One thing that makes Laconica different than Twitter is that it supports a federated mesh of interconnected servers. Users on the Twit Army site, or Bleeper, or any of the other public servers that run Laconica, can subscribe to the notice streams of users on Identica (and each other, of course). A poster's service pushes their notices out to the servers of all subscribers to get near-real-time conversations.

The protocol we use is called OpenMicroBlogging. It has at least one other implementation, and we're actively lobbying Open Source and proprietary software developers in the µblog space to support it. Version 0.2 of the protocol is under active development.

If that sounds familiar -- it should be. We have a similar model with SMTP and other Internet email protocols -- people have one or more accounts on your own trusted servers, and those servers deal with the inter-site protocols.

Why isn't this more popular, then? Well, for the most part, because people who know better continue to use that monolithic SPOF system. What Identi.ca, and Laconica, need are advocates like you. You know that this is the Right Way to do it. And you know that walled gardens and a single points of failure aren't healthy for a growing network. You've been involved in FLOSS for a long time, so you know (and perhaps relish) the anguish of using an unpopular but superior program. You're ready to make the jump!

If you're not interested in having a presence on Identi.ca, we'd be happy to set up and maintain a dedicated Laconica server just for you. You'd be an awesome test case. If it makes it easier: we've built-in some tools to make it easy to maintain a presence on Twitter while doing the Right Thing.

Let me know your thoughts -- I'm very willing to help if you're willing to take the next steps.

A small FYI: Doc Searls at

Anonymous's picture

A small FYI: Doc Searls at identi.ca is @dsearls (just like at Twitter)

oxymoron?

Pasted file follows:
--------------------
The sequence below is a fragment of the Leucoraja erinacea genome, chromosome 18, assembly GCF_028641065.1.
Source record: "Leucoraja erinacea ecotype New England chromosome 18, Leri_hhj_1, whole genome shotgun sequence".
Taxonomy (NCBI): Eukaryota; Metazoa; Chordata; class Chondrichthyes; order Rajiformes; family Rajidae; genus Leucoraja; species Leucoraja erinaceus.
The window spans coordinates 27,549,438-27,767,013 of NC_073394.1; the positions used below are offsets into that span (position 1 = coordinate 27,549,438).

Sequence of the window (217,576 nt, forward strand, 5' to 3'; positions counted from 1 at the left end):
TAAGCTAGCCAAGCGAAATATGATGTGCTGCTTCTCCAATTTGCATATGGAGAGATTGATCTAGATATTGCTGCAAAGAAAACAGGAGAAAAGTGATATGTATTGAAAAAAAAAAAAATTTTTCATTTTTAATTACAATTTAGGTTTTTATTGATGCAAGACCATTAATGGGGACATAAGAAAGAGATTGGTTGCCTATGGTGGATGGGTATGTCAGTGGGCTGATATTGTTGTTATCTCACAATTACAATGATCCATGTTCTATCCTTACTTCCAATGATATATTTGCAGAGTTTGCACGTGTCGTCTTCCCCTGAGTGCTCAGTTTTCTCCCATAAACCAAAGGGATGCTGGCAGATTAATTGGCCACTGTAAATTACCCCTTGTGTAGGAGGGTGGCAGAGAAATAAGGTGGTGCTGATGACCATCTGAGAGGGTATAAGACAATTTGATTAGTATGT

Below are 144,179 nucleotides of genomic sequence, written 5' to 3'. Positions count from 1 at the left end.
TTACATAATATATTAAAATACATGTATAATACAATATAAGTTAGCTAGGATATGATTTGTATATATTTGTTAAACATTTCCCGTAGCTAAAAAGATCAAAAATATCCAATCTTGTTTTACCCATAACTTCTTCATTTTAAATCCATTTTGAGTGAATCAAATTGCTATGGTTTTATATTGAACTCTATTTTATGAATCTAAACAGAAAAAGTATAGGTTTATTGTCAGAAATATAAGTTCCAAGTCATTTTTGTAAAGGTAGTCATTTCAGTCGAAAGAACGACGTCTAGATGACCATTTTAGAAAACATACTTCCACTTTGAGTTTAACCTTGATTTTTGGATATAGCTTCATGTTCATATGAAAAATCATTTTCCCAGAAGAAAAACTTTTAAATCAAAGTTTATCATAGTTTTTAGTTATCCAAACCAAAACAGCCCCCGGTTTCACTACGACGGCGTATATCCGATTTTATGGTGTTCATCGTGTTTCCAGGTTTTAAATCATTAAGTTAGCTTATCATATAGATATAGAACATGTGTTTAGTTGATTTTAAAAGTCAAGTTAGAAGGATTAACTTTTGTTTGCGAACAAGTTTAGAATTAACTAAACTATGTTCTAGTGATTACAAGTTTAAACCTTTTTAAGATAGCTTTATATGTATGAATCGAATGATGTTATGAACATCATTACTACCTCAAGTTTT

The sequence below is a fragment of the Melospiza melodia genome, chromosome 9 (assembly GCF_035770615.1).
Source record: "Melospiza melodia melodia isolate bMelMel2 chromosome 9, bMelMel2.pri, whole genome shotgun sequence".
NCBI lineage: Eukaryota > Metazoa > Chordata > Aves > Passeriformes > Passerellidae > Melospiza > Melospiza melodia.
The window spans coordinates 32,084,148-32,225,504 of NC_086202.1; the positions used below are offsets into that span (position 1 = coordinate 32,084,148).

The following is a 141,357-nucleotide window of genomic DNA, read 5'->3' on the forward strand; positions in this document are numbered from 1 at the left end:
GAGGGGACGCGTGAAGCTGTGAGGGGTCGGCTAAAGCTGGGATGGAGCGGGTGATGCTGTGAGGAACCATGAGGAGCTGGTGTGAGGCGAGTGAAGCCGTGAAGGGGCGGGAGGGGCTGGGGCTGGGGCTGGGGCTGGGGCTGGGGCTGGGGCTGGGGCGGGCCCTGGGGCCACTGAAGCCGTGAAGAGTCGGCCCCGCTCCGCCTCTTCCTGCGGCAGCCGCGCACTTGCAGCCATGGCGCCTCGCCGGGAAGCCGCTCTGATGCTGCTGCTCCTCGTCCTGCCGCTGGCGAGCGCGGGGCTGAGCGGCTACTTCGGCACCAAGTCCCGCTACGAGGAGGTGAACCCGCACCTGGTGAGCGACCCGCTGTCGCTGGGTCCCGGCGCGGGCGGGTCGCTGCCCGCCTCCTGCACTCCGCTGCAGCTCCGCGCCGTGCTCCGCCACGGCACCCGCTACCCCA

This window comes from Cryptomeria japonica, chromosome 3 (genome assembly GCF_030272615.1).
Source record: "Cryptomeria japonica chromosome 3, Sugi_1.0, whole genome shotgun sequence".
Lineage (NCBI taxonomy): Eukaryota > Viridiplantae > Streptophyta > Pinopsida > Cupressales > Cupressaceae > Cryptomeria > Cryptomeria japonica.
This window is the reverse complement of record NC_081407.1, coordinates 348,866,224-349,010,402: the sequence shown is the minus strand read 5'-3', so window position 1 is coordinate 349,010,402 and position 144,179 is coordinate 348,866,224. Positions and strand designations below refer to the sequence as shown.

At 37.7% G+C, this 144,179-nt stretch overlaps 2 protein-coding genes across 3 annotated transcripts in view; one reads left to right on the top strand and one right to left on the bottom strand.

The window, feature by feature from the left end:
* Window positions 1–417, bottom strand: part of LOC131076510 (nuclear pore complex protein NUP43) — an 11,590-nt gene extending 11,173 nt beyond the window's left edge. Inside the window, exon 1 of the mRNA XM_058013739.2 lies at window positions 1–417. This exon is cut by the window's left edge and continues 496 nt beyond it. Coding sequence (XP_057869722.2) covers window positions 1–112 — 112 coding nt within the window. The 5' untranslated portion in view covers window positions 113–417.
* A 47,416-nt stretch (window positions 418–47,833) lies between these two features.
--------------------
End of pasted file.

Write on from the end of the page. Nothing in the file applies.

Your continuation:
Anonymous's picture

> But it's a private service with many single points of failure

That sounds kinda like an oxymoron...

Hmmmm.

Justin Ryan's picture

You make a good point - if the service is as all-pervasive as it's made out to be, it should be more stable.

However, you make a distinction as well that I think puts the issue into a clearer light: You've never gotten a fail whale from any of the protocols you listed, but surely you have from a service using those protocols. POP3 & SMTP might not fail us, but Gmail does sometimes. (As do all the other mail services at one time or another, regardless of whether they're free or pay, web-based or desktop.) SSH doesn't fail, but the specific server you're trying to sign into can and eventually, probably will. The protocol doesn't fail, the service using it does, and if that happens, you can choose to use a different service using that protocol.

Twitter is no different. Twitter isn't a protocol, it's a service. It's not SMTP or POP3 or SSH; it's a private business running a website that offers a service, and it's as vulnerable to failures as any other website. The protocol, if that dynamic is to be applied to Twitter, is "microblogging" itself. Microblogging didn't fail, just like POP3/SMTP/SSH didn't - a microblogging service did. Identi.ca and Plurk and FriendFeed and all the others are examples of other services using the microblogging "protocol" - they're the Hotmail/YahooMail/Mail.com to Twitter's Gmail, the server2/server3/server4 to Twitter's server1. You might go on (as though I haven't gone on enough...) and make the comparison to "regular" blogging - Twitter is to microblogging as Wordpress, for example, is to blogging. Wordpress.com might 404, but that doesn't mean blogging - as a protocol - failed.

I think Twitter should be more stable - and they do deserve credit for having stabilized the service a great deal. Still, they have millions in venture funding, some of which they just closed on, that could be being used to add infrastructure and manpower where necessary. If they're going to be the canonical example of microblogging, they've got to do more.

Justin Ryan is the News Editor for Linux Journal.

I think you miss the point

Carl Meyer's picture

"Microblogging" is a concept, not a protocol. The whole point is that there _ought_ to be a standard, free and open microblogging protocol equivalent to SMTP/POP3/SSH, and right now there isn't one. If there were, then all of the various microblogging services could be interoperable (like email servers), and it wouldn't matter nearly as much if a particular one goes down.

There is an open protocol

njg234908's picture

There is an open protocol for Microblogging - see http://openmicroblogging.org as implemented by the open source microblogging platform laconica which powers http://identi.ca It allows for federated interoperable microblogging between different platforms. The problem is how do we get Twitter to give up their walled garden and come on board with the standard.